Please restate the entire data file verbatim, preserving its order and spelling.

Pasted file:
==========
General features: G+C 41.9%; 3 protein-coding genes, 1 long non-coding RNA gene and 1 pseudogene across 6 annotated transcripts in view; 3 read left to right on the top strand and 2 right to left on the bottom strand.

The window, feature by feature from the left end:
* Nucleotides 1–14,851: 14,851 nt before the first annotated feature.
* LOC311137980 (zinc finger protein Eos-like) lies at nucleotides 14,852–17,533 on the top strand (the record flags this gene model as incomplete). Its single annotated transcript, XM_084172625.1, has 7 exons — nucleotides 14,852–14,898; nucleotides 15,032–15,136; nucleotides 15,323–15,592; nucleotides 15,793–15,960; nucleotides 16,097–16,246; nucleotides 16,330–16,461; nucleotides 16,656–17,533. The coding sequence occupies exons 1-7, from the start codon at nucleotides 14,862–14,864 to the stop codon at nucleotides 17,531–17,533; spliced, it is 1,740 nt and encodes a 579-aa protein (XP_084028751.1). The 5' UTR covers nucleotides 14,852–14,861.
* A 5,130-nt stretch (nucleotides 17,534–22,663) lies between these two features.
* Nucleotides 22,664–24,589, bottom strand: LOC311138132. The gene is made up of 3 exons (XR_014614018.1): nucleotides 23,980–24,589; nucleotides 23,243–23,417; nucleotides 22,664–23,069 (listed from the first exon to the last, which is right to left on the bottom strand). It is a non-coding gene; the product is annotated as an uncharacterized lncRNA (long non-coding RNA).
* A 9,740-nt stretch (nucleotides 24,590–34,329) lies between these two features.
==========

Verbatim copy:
General features: G+C 41.9%; 3 protein-coding genes, 1 long non-coding RNA gene and 1 pseudogene across 6 annotated transcripts in view; 3 read left to right on the top strand and 2 right to left on the bottom strand.

The window, feature by feature from the left end:
* Nucleotides 1–14,851: 14,851 nt before the first annotated feature.
* LOC311137980 (zinc finger protein Eos-like) lies at nucleotides 14,852–17,533 on the top strand (the record flags this gene model as incomplete). Its single annotated transcript, XM_084172625.1, has 7 exons — nucleotides 14,852–14,898; nucleotides 15,032–15,136; nucleotides 15,323–15,592; nucleotides 15,793–15,960; nucleotides 16,097–16,246; nucleotides 16,330–16,461; nucleotides 16,656–17,533. The coding sequence occupies exons 1-7, from the start codon at nucleotides 14,862–14,864 to the stop codon at nucleotides 17,531–17,533; spliced, it is 1,740 nt and encodes a 579-aa protein (XP_084028751.1). The 5' UTR covers nucleotides 14,852–14,861.
* A 5,130-nt stretch (nucleotides 17,534–22,663) lies between these two features.
* Nucleotides 22,664–24,589, bottom strand: LOC311138132. The gene is made up of 3 exons (XR_014614018.1): nucleotides 23,980–24,589; nucleotides 23,243–23,417; nucleotides 22,664–23,069 (listed from the first exon to the last, which is right to left on the bottom strand). It is a non-coding gene; the product is annotated as an uncharacterized lncRNA (long non-coding RNA).
* A 9,740-nt stretch (nucleotides 24,590–34,329) lies between these two features.